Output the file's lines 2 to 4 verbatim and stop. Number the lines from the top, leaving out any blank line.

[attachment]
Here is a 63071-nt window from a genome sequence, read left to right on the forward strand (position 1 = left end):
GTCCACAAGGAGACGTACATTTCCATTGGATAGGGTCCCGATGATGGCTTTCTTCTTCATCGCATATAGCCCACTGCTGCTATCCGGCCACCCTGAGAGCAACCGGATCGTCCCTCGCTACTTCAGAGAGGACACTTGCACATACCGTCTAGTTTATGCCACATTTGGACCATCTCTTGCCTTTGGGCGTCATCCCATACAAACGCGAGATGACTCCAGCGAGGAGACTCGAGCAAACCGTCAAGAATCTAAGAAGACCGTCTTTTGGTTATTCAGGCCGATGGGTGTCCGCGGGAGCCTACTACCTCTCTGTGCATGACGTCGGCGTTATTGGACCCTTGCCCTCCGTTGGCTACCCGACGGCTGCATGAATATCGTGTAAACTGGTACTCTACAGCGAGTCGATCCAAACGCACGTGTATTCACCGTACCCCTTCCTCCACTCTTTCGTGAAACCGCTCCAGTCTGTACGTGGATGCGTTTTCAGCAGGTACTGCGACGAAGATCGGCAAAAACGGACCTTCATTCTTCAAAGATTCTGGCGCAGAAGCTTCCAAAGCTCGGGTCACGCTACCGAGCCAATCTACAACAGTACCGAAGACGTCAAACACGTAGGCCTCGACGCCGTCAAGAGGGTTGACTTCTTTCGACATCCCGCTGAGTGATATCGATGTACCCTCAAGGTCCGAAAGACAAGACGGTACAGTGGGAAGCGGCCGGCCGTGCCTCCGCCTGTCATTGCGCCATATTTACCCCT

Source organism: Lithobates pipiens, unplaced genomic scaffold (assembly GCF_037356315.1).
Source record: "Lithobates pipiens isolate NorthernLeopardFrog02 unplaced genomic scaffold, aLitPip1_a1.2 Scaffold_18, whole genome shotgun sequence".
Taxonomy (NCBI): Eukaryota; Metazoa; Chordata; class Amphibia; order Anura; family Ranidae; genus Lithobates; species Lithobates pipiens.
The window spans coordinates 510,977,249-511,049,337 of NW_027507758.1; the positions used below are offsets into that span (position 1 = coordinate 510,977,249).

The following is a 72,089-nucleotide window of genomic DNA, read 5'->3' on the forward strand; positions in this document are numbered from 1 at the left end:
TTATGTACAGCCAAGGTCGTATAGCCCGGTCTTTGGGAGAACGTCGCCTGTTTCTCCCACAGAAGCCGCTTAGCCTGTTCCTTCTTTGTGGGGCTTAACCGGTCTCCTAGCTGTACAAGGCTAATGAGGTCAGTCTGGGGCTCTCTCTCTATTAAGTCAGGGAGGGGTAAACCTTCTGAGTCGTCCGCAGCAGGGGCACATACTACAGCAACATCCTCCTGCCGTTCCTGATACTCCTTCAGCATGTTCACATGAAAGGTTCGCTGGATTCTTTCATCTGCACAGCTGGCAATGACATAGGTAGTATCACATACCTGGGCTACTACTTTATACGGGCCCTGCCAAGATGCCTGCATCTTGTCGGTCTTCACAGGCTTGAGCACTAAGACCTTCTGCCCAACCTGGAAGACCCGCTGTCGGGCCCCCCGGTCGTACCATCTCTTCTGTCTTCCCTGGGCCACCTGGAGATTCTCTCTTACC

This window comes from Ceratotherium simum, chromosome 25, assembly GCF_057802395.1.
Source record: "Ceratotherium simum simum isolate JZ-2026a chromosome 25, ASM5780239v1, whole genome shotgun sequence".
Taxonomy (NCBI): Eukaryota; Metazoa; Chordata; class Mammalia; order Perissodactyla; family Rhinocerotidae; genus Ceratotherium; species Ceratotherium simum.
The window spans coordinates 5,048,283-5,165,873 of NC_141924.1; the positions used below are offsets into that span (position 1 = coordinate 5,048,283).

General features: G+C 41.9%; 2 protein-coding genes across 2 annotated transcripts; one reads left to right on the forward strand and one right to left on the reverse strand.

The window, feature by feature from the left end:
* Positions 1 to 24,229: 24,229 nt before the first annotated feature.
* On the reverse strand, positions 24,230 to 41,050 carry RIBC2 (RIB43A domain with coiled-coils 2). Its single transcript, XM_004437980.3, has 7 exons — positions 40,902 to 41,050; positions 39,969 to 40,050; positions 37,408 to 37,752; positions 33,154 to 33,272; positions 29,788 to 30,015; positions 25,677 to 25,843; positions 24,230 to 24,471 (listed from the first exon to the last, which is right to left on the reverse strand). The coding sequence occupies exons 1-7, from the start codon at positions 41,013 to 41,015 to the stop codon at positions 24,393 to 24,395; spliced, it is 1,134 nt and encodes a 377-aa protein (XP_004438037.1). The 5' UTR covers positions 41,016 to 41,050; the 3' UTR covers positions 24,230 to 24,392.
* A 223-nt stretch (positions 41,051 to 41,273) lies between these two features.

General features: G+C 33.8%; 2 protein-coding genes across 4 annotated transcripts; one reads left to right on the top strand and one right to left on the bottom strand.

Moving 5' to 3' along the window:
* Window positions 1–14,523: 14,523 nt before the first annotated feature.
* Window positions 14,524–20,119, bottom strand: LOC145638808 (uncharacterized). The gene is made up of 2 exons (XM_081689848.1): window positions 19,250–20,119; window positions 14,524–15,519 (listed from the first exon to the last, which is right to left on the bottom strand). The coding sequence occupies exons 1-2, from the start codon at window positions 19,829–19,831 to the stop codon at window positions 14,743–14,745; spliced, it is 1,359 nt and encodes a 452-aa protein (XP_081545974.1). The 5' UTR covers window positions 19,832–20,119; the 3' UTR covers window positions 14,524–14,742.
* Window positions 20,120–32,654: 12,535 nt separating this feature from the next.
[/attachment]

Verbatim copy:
GTCCACAAGGAGACGTACATTTCCATTGGATAGGGTCCCGATGATGGCTTTCTTCTTCATCGCATATAGCCCACTGCTGCTATCCGGCCACCCTGAGAGCAACCGGATCGTCCCTCGCTACTTCAGAGAGGACACTTGCACATACCGTCTAGTTTATGCCACATTTGGACCATCTCTTGCCTTTGGGCGTCATCCCATACAAACGCGAGATGACTCCAGCGAGGAGACTCGAGCAAACCGTCAAGAATCTAAGAAGACCGTCTTTTGGTTATTCAGGCCGATGGGTGTCCGCGGGAGCCTACTACCTCTCTGTGCATGACGTCGGCGTTATTGGACCCTTGCCCTCCGTTGGCTACCCGACGGCTGCATGAATATCGTGTAAACTGGTACTCTACAGCGAGTCGATCCAAACGCACGTGTATTCACCGTACCCCTTCCTCCACTCTTTCGTGAAACCGCTCCAGTCTGTACGTGGATGCGTTTTCAGCAGGTACTGCGACGAAGATCGGCAAAAACGGACCTTCATTCTTCAAAGATTCTGGCGCAGAAGCTTCCAAAGCTCGGGTCACGCTACCGAGCCAATCTACAACAGTACCGAAGACGTCAAACACGTAGGCCTCGACGCCGTCAAGAGGGTTGACTTCTTTCGACATCCCGCTGAGTGATATCGATGTACCCTCAAGGTCCGAAAGACAAGACGGTACAGTGGGAAGCGGCCGGCCGTGCCTCCGCCTGTCATTGCGCCATATTTACCCCT

Source organism: Lithobates pipiens, unplaced genomic scaffold (assembly GCF_037356315.1).
Source record: "Lithobates pipiens isolate NorthernLeopardFrog02 unplaced genomic scaffold, aLitPip1_a1.2 Scaffold_18, whole genome shotgun sequence".